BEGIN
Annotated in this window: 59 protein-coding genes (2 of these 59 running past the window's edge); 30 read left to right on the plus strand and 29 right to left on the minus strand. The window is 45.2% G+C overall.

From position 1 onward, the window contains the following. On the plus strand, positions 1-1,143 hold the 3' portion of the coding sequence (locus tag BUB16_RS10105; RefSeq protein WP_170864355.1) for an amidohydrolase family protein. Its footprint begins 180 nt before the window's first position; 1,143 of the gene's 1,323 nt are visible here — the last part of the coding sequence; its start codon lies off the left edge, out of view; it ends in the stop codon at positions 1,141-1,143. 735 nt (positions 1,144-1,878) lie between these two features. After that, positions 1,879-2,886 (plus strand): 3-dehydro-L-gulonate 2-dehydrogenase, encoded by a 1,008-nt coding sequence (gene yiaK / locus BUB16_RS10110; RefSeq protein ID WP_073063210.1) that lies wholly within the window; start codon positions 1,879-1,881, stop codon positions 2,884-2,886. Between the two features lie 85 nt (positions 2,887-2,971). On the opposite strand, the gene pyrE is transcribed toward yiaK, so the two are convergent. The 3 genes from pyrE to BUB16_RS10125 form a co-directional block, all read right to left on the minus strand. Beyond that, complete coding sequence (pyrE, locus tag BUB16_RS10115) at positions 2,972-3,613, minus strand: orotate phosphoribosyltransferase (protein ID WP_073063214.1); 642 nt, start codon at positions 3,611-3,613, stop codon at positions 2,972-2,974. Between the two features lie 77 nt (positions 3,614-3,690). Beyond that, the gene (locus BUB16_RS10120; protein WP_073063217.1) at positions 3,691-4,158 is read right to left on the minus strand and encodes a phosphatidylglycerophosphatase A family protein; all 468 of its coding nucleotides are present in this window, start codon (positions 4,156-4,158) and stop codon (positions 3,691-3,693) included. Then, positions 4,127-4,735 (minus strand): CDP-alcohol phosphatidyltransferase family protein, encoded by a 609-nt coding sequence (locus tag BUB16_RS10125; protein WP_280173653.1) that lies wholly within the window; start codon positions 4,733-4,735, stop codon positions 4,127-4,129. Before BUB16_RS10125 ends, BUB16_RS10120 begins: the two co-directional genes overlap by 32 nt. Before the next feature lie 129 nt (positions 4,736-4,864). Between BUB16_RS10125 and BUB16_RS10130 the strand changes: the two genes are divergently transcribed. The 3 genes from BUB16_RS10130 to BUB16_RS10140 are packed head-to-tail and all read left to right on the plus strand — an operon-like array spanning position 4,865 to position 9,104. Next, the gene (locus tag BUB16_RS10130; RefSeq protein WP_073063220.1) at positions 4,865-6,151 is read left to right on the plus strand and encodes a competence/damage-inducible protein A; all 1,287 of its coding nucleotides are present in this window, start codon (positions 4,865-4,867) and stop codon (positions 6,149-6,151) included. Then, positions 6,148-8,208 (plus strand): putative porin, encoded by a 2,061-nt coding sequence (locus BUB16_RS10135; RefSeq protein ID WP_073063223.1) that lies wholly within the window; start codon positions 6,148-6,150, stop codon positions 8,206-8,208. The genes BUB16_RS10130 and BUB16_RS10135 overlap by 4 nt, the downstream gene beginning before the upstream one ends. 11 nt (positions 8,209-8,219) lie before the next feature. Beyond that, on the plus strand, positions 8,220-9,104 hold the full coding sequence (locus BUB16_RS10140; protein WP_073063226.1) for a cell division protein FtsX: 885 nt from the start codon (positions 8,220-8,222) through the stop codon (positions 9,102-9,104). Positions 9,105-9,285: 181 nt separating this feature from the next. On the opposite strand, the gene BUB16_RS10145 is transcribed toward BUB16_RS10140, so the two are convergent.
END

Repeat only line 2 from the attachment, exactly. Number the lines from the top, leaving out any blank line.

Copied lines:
From position 1 onward, the window contains the following. On the plus strand, positions 1-1,143 hold the 3' portion of the coding sequence (locus tag BUB16_RS10105; RefSeq protein WP_170864355.1) for an amidohydrolase family protein. Its footprint begins 180 nt before the window's first position; 1,143 of the gene's 1,323 nt are visible here — the last part of the coding sequence; its start codon lies off the left edge, out of view; it ends in the stop codon at positions 1,141-1,143. 735 nt (positions 1,144-1,878) lie between these two features. After that, positions 1,879-2,886 (plus strand): 3-dehydro-L-gulonate 2-dehydrogenase, encoded by a 1,008-nt coding sequence (gene yiaK / locus BUB16_RS10110; RefSeq protein ID WP_073063210.1) that lies wholly within the window; start codon positions 1,879-1,881, stop codon positions 2,884-2,886. Between the two features lie 85 nt (positions 2,887-2,971). On the opposite strand, the gene pyrE is transcribed toward yiaK, so the two are convergent. The 3 genes from pyrE to BUB16_RS10125 form a co-directional block, all read right to left on the minus strand. Beyond that, complete coding sequence (pyrE, locus tag BUB16_RS10115) at positions 2,972-3,613, minus strand: orotate phosphoribosyltransferase (protein ID WP_073063214.1); 642 nt, start codon at positions 3,611-3,613, stop codon at positions 2,972-2,974. Between the two features lie 77 nt (positions 3,614-3,690). Beyond that, the gene (locus BUB16_RS10120; protein WP_073063217.1) at positions 3,691-4,158 is read right to left on the minus strand and encodes a phosphatidylglycerophosphatase A family protein; all 468 of its coding nucleotides are present in this window, start codon (positions 4,156-4,158) and stop codon (positions 3,691-3,693) included. Then, positions 4,127-4,735 (minus strand): CDP-alcohol phosphatidyltransferase family protein, encoded by a 609-nt coding sequence (locus tag BUB16_RS10125; protein WP_280173653.1) that lies wholly within the window; start codon positions 4,733-4,735, stop codon positions 4,127-4,129. Before BUB16_RS10125 ends, BUB16_RS10120 begins: the two co-directional genes overlap by 32 nt. Before the next feature lie 129 nt (positions 4,736-4,864). Between BUB16_RS10125 and BUB16_RS10130 the strand changes: the two genes are divergently transcribed. The 3 genes from BUB16_RS10130 to BUB16_RS10140 are packed head-to-tail and all read left to right on the plus strand — an operon-like array spanning position 4,865 to position 9,104. Next, the gene (locus tag BUB16_RS10130; RefSeq protein WP_073063220.1) at positions 4,865-6,151 is read left to right on the plus strand and encodes a competence/damage-inducible protein A; all 1,287 of its coding nucleotides are present in this window, start codon (positions 4,865-4,867) and stop codon (positions 6,149-6,151) included. Then, positions 6,148-8,208 (plus strand): putative porin, encoded by a 2,061-nt coding sequence (locus BUB16_RS10135; RefSeq protein ID WP_073063223.1) that lies wholly within the window; start codon positions 6,148-6,150, stop codon positions 8,206-8,208. The genes BUB16_RS10130 and BUB16_RS10135 overlap by 4 nt, the downstream gene beginning before the upstream one ends. 11 nt (positions 8,209-8,219) lie before the next feature. Beyond that, on the plus strand, positions 8,220-9,104 hold the full coding sequence (locus BUB16_RS10140; protein WP_073063226.1) for a cell division protein FtsX: 885 nt from the start codon (positions 8,220-8,222) through the stop codon (positions 9,102-9,104). Positions 9,105-9,285: 181 nt separating this feature from the next. On the opposite strand, the gene BUB16_RS10145 is transcribed toward BUB16_RS10140, so the two are convergent.